By Sarah Kadous, 15 – shot by Stephanie Severance
I am the daughter of Nefertiti blooming in the land of milk and honey. Sometimes, I cannot tell whether my American identity is impregnated with my Egyptian heritage, or if my Egyptian roots are impregnated with my American culture. It feels as though my blood was split between two souls, and I am tasked with discovering how they resonate with each other, and then marrying them. And this marriage – similar to my parents’ – is of love, but requires a deep understanding.
“It feels as though my blood was split
between two souls, and I am tasked
with discovering how they resonate with
each other, and then marrying them.”
The city that birthed me does not feel like my mother, but rather a close aunt.
She has always been there, but I cannot say that our relationship is maternal. She takes me out for brunch, but does not pack my lunches. She pays for my haircuts, but my toddler head never felt her hands detangling my curls. Nonetheless, the pith of her body holds the most warm of coffee shops, and her waters, though they bring me fear, are bluer than my hands when the cold overcomes me.
The summers I spend in Egypt do not feel like home. I feel no connection to the city that sleeps at the hour I awake, a city that steeps its air in the scent of hookah. Anger plagues my body when someone points out my poor accent and inability to pronounce my mother’s tongue, and the native oriental dishes only interfere with my Hollywood-inspired pescetarian diet. However, when I spend nights speaking to my grandmother, sipping a special kind of tea that I cannot find in the Vons near my house, while watching Arabic soap operas over the sound of cars in the streets, I feel at home.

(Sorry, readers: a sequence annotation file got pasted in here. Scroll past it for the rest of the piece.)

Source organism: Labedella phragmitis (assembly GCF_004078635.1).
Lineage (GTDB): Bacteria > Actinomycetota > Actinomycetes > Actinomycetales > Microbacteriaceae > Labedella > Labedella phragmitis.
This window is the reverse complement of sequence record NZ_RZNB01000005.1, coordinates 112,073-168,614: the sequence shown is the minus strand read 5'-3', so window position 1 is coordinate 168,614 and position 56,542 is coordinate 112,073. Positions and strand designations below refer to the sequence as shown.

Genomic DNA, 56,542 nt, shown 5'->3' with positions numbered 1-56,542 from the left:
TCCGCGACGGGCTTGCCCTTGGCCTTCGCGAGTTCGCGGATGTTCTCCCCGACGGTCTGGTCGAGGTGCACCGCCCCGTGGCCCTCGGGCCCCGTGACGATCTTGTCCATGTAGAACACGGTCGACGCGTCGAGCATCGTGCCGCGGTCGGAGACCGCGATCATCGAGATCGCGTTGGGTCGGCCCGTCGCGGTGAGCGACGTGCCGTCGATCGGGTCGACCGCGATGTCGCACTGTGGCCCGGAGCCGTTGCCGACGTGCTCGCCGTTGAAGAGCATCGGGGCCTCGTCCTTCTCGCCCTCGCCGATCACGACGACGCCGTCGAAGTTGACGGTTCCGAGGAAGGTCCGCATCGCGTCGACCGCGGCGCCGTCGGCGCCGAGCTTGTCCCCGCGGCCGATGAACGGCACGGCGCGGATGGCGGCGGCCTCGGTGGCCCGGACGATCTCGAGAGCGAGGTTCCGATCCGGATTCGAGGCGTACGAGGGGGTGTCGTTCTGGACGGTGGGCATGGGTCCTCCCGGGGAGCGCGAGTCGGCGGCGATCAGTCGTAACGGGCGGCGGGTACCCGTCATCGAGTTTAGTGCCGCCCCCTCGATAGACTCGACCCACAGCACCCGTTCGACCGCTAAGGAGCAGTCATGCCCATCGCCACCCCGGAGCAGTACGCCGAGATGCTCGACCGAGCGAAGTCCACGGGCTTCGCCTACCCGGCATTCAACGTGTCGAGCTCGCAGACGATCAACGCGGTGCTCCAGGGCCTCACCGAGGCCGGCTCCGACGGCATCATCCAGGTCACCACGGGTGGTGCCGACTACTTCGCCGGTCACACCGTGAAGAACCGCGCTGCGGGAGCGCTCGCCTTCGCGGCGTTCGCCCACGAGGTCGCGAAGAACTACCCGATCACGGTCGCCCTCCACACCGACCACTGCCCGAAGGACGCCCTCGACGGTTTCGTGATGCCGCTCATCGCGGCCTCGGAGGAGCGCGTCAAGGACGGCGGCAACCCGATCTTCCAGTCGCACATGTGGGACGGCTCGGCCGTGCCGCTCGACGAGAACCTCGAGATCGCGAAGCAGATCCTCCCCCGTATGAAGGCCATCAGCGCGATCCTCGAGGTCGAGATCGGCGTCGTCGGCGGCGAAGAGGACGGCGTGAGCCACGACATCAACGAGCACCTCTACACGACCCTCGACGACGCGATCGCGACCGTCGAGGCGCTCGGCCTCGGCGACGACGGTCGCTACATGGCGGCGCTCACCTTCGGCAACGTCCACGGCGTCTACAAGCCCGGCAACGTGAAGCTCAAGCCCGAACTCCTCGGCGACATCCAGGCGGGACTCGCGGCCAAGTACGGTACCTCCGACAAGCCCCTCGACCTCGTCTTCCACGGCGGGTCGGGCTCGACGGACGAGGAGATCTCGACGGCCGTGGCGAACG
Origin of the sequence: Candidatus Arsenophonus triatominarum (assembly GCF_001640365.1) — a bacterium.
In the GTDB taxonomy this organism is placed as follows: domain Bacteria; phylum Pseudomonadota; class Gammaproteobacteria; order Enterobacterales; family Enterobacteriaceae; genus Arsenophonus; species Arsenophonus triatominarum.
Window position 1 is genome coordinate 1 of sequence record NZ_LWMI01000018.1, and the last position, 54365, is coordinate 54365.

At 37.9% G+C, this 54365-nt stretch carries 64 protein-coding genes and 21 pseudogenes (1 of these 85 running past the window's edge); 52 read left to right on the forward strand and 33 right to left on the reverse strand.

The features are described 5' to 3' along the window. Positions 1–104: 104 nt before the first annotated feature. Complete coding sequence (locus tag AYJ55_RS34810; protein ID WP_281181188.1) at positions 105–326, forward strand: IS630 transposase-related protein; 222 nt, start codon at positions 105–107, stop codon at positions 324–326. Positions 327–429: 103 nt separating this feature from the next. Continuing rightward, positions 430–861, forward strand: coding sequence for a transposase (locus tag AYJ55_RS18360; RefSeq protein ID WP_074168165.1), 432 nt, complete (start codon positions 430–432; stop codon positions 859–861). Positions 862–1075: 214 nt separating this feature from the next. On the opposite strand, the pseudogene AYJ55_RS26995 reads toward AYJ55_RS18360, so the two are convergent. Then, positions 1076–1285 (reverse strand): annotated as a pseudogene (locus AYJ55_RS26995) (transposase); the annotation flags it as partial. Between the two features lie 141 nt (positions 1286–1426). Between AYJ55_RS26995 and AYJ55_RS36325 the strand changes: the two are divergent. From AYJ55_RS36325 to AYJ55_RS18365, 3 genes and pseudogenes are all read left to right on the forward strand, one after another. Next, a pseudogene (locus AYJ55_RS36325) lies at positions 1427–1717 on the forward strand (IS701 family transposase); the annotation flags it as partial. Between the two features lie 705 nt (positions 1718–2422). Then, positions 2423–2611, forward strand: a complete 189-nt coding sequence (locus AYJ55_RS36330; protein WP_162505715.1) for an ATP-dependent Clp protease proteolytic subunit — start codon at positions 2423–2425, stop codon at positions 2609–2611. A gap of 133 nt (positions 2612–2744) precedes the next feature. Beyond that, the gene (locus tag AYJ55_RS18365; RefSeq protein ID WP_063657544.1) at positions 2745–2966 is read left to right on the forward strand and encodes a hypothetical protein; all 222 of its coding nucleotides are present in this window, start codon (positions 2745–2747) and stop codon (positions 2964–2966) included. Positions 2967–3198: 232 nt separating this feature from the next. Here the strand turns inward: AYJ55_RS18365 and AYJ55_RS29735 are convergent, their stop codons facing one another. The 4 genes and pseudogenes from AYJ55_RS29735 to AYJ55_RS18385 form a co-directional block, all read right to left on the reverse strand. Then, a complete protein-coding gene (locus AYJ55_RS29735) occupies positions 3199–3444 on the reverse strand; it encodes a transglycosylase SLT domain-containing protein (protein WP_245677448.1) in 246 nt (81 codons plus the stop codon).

“My father’s tongue explains calculus in
Arabic, but we get so carried away discussing
American politics that the numbers
before me dance of off the paper.”
My father’s tongue explains calculus in Arabic, but we get so carried away discussing American politics that the numbers before me dance of off the paper. My identity is not confusing, but I am not sure that it belongs anywhere other than within me. Packaging and labeling myself into something society can digest is too difficult. I take pride in the intersecting bricks that built me and refuse to simplify any part of who I am. When my line of lineage proposed to the golden soil, I was born as two, expressed through one.